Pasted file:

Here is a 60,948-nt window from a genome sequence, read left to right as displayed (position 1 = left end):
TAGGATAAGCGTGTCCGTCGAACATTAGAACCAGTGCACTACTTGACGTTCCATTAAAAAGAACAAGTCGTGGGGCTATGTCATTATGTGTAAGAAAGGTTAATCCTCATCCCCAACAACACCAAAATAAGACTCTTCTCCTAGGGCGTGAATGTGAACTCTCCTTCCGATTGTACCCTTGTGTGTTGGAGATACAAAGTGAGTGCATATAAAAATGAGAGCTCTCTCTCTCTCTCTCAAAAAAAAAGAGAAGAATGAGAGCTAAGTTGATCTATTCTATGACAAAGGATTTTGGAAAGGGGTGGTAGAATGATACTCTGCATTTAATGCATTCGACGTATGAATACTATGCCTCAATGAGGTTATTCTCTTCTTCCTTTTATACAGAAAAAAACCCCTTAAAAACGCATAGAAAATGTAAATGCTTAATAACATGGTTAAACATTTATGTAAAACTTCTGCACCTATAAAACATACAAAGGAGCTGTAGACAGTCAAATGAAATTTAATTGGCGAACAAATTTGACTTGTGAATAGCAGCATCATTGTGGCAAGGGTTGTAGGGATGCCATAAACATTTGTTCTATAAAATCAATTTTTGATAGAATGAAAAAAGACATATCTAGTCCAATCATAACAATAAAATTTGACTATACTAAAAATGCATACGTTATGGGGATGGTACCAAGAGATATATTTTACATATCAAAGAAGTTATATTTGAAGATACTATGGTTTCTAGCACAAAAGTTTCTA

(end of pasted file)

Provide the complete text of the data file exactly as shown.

Here is a 60,948-nt window from a genome sequence, read left to right as displayed (position 1 = left end):
TAGGATAAGCGTGTCCGTCGAACATTAGAACCAGTGCACTACTTGACGTTCCATTAAAAAGAACAAGTCGTGGGGCTATGTCATTATGTGTAAGAAAGGTTAATCCTCATCCCCAACAACACCAAAATAAGACTCTTCTCCTAGGGCGTGAATGTGAACTCTCCTTCCGATTGTACCCTTGTGTGTTGGAGATACAAAGTGAGTGCATATAAAAATGAGAGCTCTCTCTCTCTCTCTCAAAAAAAAAGAGAAGAATGAGAGCTAAGTTGATCTATTCTATGACAAAGGATTTTGGAAAGGGGTGGTAGAATGATACTCTGCATTTAATGCATTCGACGTATGAATACTATGCCTCAATGAGGTTATTCTCTTCTTCCTTTTATACAGAAAAAAACCCCTTAAAAACGCATAGAAAATGTAAATGCTTAATAACATGGTTAAACATTTATGTAAAACTTCTGCACCTATAAAACATACAAAGGAGCTGTAGACAGTCAAATGAAATTTAATTGGCGAACAAATTTGACTTGTGAATAGCAGCATCATTGTGGCAAGGGTTGTAGGGATGCCATAAACATTTGTTCTATAAAATCAATTTTTGATAGAATGAAAAAAGACATATCTAGTCCAATCATAACAATAAAATTTGACTATACTAAAAATGCATACGTTATGGGGATGGTACCAAGAGATATATTTTACATATCAAAGAAGTTATATTTGAAGATACTATGGTTTCTAGCACAAAAGTTTCTA